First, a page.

The Kuna, also known as the San Blas Indians, are a population of about 40,000 individuals gathered from the Chibcha language and, for the most part, residing in the San Blas Islands, in Panama. The Kuna are not a very developed population and their economy is based on fishing and agriculture, growing mainly maize, sweet potatoes, sugar cane and tobacco.
The people are organized in villages or, sometimes, in real cities, this depends on how extensive a family is, that is, from how many generations it is composed and if it resides all in the same place.
In the communities, in general, the inhabitants settle along the bank of a river and between this and the house we find a path and the fields are distant places from the houses. The houses are large houses in which an entire generation resides, from the oldest to the great-grandchildren and most of the population sleeps in hammocks and clothes are placed on bamboo poles or inside boxes. Most houses have walls built with bamboo canes and a thatched roof, but some Kuna have managed to build concrete houses with corrugated iron roofs. According to tradition, women must wear long ankle-length skirts and colorful shirts, on which the molas are sewn, pieces formed by different layers cut out of a colored fabric. They must also carry a gold ring on the nasal septum, bracelets and anklets.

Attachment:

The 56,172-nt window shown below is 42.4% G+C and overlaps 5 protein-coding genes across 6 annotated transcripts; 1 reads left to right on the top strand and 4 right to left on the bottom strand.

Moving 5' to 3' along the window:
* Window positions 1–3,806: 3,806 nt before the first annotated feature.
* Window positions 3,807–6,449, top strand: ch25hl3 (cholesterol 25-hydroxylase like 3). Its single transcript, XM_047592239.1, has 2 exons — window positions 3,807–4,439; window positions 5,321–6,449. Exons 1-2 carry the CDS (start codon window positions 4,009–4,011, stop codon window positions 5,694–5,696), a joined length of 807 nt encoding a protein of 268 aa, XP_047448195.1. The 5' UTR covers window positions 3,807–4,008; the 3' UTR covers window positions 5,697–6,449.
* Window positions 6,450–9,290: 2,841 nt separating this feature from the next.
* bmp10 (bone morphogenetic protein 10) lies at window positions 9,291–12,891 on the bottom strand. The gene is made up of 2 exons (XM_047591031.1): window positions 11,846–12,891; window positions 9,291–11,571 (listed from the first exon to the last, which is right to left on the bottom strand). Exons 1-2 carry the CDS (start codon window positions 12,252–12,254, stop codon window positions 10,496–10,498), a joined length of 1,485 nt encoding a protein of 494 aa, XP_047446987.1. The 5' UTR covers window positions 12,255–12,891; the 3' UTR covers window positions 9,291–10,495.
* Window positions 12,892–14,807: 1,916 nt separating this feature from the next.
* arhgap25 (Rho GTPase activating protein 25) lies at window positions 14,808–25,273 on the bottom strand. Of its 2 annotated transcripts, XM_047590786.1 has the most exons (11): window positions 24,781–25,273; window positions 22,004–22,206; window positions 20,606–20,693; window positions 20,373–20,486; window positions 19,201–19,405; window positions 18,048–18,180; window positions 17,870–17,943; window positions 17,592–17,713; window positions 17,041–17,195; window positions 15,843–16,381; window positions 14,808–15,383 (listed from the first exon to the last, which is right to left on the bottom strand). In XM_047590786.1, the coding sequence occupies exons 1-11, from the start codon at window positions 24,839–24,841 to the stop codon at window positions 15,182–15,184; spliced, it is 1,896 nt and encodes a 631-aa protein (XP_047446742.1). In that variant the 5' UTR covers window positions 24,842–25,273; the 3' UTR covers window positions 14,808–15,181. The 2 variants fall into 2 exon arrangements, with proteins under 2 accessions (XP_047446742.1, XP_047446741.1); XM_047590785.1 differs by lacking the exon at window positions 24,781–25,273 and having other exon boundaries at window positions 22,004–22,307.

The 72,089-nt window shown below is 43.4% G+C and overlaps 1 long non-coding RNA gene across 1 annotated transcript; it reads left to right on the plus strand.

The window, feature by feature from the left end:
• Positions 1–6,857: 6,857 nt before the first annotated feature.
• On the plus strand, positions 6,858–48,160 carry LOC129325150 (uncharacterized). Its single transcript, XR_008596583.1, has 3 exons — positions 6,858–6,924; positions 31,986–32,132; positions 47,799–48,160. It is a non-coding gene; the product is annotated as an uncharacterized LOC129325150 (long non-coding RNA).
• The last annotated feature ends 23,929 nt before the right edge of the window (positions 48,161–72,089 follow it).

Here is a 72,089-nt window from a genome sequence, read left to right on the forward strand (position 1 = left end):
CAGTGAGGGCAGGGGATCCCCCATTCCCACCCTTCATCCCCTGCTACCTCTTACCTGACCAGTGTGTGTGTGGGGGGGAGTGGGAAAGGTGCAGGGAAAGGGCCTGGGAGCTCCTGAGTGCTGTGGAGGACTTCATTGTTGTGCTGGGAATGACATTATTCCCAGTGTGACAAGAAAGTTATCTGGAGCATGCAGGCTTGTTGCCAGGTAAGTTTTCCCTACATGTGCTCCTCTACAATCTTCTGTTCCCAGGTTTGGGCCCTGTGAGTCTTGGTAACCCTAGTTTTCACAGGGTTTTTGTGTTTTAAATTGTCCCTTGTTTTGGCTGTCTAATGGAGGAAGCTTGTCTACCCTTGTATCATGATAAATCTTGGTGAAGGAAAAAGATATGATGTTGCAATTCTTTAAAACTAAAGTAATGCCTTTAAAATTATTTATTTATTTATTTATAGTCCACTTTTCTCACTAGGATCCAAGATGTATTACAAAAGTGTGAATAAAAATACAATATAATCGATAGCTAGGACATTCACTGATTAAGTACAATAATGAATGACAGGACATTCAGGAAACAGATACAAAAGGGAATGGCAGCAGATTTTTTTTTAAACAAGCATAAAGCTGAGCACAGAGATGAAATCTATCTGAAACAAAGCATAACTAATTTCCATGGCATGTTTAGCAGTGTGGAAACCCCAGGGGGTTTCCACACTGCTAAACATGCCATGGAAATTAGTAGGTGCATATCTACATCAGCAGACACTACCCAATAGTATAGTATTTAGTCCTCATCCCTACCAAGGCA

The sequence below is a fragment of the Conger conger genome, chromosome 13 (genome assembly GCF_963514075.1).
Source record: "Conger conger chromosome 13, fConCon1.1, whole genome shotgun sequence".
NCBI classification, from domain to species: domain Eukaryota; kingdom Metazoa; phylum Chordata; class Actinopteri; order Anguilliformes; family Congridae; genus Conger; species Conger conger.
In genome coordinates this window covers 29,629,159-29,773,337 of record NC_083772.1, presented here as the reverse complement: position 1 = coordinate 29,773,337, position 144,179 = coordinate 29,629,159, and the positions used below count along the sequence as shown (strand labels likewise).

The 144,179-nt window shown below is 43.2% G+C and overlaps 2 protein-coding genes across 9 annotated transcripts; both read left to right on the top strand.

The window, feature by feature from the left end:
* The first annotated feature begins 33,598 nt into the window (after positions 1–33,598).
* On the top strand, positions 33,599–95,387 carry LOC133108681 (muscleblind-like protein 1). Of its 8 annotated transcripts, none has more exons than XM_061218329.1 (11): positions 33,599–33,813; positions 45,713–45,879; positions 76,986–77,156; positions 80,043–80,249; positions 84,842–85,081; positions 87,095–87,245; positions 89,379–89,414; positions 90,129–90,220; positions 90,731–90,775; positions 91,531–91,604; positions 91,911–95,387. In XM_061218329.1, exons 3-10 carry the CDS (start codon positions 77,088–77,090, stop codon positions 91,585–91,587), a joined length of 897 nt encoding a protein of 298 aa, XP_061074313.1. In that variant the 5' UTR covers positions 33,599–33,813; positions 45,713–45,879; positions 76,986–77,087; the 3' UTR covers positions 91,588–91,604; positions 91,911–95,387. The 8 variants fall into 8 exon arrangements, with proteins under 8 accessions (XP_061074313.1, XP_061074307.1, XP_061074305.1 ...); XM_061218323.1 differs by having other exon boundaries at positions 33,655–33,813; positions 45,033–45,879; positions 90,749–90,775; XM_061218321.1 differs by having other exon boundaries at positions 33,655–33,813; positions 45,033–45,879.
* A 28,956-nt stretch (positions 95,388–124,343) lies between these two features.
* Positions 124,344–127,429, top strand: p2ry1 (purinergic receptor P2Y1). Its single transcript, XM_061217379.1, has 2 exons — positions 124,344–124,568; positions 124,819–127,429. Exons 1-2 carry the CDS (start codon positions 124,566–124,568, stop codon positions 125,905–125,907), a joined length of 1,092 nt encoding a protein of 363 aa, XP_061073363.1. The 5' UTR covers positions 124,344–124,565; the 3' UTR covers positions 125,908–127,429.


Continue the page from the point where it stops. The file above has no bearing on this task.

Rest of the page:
In this population the succession and the inheritance take place in the maternal line, in fact the men enjoy authority, above all in the public sphere, but in virtue of the descent of the woman. Religion is guided by the shaman, called nele, who deals with the intermediary between the human and the spirit worlds.
Sailboat cruise to the San Blas Islands, Panama
A dream vacation veiling from one atoll to another to discover the pristine and fascinating San Blas islands ...